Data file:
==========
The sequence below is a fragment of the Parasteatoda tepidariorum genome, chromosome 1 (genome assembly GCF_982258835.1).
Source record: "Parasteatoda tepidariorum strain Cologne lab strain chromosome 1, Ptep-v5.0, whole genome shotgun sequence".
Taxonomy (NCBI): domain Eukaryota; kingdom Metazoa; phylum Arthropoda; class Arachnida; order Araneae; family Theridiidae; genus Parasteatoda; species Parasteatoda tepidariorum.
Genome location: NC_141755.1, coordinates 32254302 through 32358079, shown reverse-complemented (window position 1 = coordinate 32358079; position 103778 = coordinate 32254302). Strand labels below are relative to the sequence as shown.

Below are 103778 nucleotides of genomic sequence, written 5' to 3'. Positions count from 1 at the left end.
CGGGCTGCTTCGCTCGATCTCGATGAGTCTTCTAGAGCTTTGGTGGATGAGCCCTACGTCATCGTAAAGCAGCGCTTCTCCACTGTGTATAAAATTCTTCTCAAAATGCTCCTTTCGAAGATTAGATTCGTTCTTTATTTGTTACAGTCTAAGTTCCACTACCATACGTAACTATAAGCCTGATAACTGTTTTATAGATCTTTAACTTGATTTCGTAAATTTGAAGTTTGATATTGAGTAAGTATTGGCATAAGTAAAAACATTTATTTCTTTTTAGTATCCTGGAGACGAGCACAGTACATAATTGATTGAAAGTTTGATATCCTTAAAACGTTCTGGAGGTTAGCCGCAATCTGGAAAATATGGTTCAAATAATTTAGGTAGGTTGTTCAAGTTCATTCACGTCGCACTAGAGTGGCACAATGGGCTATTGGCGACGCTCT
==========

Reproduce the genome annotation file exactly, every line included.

The sequence below is a fragment of the Parasteatoda tepidariorum genome, chromosome 1 (genome assembly GCF_982258835.1).
Source record: "Parasteatoda tepidariorum strain Cologne lab strain chromosome 1, Ptep-v5.0, whole genome shotgun sequence".
Taxonomy (NCBI): domain Eukaryota; kingdom Metazoa; phylum Arthropoda; class Arachnida; order Araneae; family Theridiidae; genus Parasteatoda; species Parasteatoda tepidariorum.
Genome location: NC_141755.1, coordinates 32254302 through 32358079, shown reverse-complemented (window position 1 = coordinate 32358079; position 103778 = coordinate 32254302). Strand labels below are relative to the sequence as shown.

Below are 103778 nucleotides of genomic sequence, written 5' to 3'. Positions count from 1 at the left end.
CGGGCTGCTTCGCTCGATCTCGATGAGTCTTCTAGAGCTTTGGTGGATGAGCCCTACGTCATCGTAAAGCAGCGCTTCTCCACTGTGTATAAAATTCTTCTCAAAATGCTCCTTTCGAAGATTAGATTCGTTCTTTATTTGTTACAGTCTAAGTTCCACTACCATACGTAACTATAAGCCTGATAACTGTTTTATAGATCTTTAACTTGATTTCGTAAATTTGAAGTTTGATATTGAGTAAGTATTGGCATAAGTAAAAACATTTATTTCTTTTTAGTATCCTGGAGACGAGCACAGTACATAATTGATTGAAAGTTTGATATCCTTAAAACGTTCTGGAGGTTAGCCGCAATCTGGAAAATATGGTTCAAATAATTTAGGTAGGTTGTTCAAGTTCATTCACGTCGCACTAGAGTGGCACAATGGGCTATTGGCGACGCTCT